ArtsAutosBooksBusinessEducationEntertainmentFamilyFashionFoodGamesGenderHealthHolidaysHomeHubPagesPersonal FinancePetsPoliticsReligionSportsTechnologyTravel

Pros and Cons of Self-Contained Gifted Programs

Updated on April 1, 2012

What Is a Self-Contained Gifted Class?

A self-contained gifted classroom is one in which the students are placed based on similar academic abilities, typically performance at or above the ninety-fifth percentile. Schools with self-contained gifted classrooms usually place all the gifted children in the same classroom, a homogeneous grouping. In a best-case scenario, the children are all in the same grade level, but gifted numbers do not always allow this to occur. When there is a limited number of gifted children, a self-contained gifted classroom may be restructured into a multi-age classroom or may include high-achieving students who have not been gifted qualified.

Self-Contained Gifted

The Pros of Self-Contained Gifted Classrooms

  • Self-contained gifted classrooms provide all-day instruction that is more beneficial for gifted children, because it addresses the need for different instruction in all areas of their development and all areas of academics.
  • The majority of regular education teachers have had little or no training in how gifted children learn, yet they typically have gifted students in their classes. Self-contained gifted classrooms address the special, unique academic, social and developmental concerns of gifted children.
  • Studies have shown that gifted kids need less practice to learn concepts, often only one to three repetitions. When students are placed in self-contained classes, more learning is accomplished.
  • Gifted students often report that they are far less frustrated and bored when placed in self-contained gifted classrooms.
  • Gifted students often have special emotional needs that are not met or supported in a regular classroom. In a self-contained gifted classroom, there is more support and a greater understanding of these unique needs.
  • Gifted students often thrive when surrounded by peers who challenge them to be all they can be.
  • Gifted students often feel isolated when placed in a regular classroom. Their abilities tend to separate them from the mainstream. Self-contained gifted classrooms help students make friends, become more social, and become accepted by their peers.

The Cons of Self-Contained Gifted Programs

  • It can be difficult to find enough gifted students to fill a class, so classes are often compromised by making them multi-age or watered down by high-achieving students that have not qualified for gifted services.
  • Self-contained classes are often smaller than other classes, resulting in resentment from other teachers.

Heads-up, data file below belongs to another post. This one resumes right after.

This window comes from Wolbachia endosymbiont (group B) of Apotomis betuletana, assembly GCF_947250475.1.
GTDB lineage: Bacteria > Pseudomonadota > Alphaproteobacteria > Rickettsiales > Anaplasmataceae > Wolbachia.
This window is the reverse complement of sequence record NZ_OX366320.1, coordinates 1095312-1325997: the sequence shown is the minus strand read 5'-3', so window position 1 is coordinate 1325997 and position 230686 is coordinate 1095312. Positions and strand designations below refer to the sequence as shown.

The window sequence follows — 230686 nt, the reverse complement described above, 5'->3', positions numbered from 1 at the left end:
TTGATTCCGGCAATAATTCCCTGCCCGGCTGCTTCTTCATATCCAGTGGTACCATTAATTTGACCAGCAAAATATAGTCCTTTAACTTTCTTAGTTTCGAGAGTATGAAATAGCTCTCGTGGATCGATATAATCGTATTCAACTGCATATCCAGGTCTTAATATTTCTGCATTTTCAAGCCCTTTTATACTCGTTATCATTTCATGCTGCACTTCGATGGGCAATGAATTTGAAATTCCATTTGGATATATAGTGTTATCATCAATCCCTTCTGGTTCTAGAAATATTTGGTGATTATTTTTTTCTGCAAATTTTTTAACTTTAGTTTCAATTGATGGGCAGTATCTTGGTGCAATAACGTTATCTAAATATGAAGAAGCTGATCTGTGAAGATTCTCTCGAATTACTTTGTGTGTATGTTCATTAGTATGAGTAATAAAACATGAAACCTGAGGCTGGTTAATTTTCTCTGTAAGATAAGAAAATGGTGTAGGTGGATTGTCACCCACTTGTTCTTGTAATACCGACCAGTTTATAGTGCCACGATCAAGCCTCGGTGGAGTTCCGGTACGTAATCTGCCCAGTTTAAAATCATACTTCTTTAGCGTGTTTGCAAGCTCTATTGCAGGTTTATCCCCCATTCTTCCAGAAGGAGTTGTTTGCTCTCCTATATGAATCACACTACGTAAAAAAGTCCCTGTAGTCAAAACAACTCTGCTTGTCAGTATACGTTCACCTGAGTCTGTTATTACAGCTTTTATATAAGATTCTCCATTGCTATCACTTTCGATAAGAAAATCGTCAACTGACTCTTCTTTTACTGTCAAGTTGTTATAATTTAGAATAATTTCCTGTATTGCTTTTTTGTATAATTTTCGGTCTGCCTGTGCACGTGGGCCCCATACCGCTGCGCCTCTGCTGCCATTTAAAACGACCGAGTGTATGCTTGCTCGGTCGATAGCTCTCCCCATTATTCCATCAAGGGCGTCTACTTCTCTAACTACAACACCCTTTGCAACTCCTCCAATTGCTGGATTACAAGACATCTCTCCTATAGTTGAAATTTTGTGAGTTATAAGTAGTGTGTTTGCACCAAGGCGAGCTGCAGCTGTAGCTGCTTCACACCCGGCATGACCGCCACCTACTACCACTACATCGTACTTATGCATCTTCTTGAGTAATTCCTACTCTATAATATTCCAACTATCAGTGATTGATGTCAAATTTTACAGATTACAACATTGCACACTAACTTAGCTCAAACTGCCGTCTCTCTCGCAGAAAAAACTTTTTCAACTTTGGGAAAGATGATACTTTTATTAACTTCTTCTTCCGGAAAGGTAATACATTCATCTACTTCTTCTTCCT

• Self-contained classes are often viewed as elitist.
  • Students may qualify for gifted instruction in only one or more areas, but they receive all-day instruction in a self-contained program. This misplacement often results in additional challenges.
  • Teaching a self-contained gifted classroom can be very challenging.
  • Many people claim that children within a self-contained gifted classroom lack socialization with other students who are not gifted.

The Needs of Gifted and Talented Students

Conclusion: Self-Contained Gifted Classrooms

Without a doubt, gifted instruction is maximized when students are homogeneously grouped within a self-contained gifted program. Few students qualify for gifted in all areas, and students may receive gifted instruction in areas in which they have not qualified as gifted. However, self-contained gifted classrooms allow teachers to maximize both the intensity of instruction and the duration of gifted instruction. There is a tendency to teach to the norm in any class. In a self-contained gifted classroom, the norm is in fact gifted. This isn’t the case with cluster grouping. With pull-out programs, teachers simply do not have the time to teach in depth, so instruction is often highly limited to isolated subjects. Consequently, self-contained gifted classes provide the ideal format for gifted instruction.

What do you think about self-contained gifted classrooms?

    0 of 8192 characters used
    Post Comment

    No comments yet.


    This website uses cookies

    As a user in the EEA, your approval is needed on a few things. To provide a better website experience, uses cookies (and other similar technologies) and may collect, process, and share personal data. Please choose which areas of our service you consent to our doing so.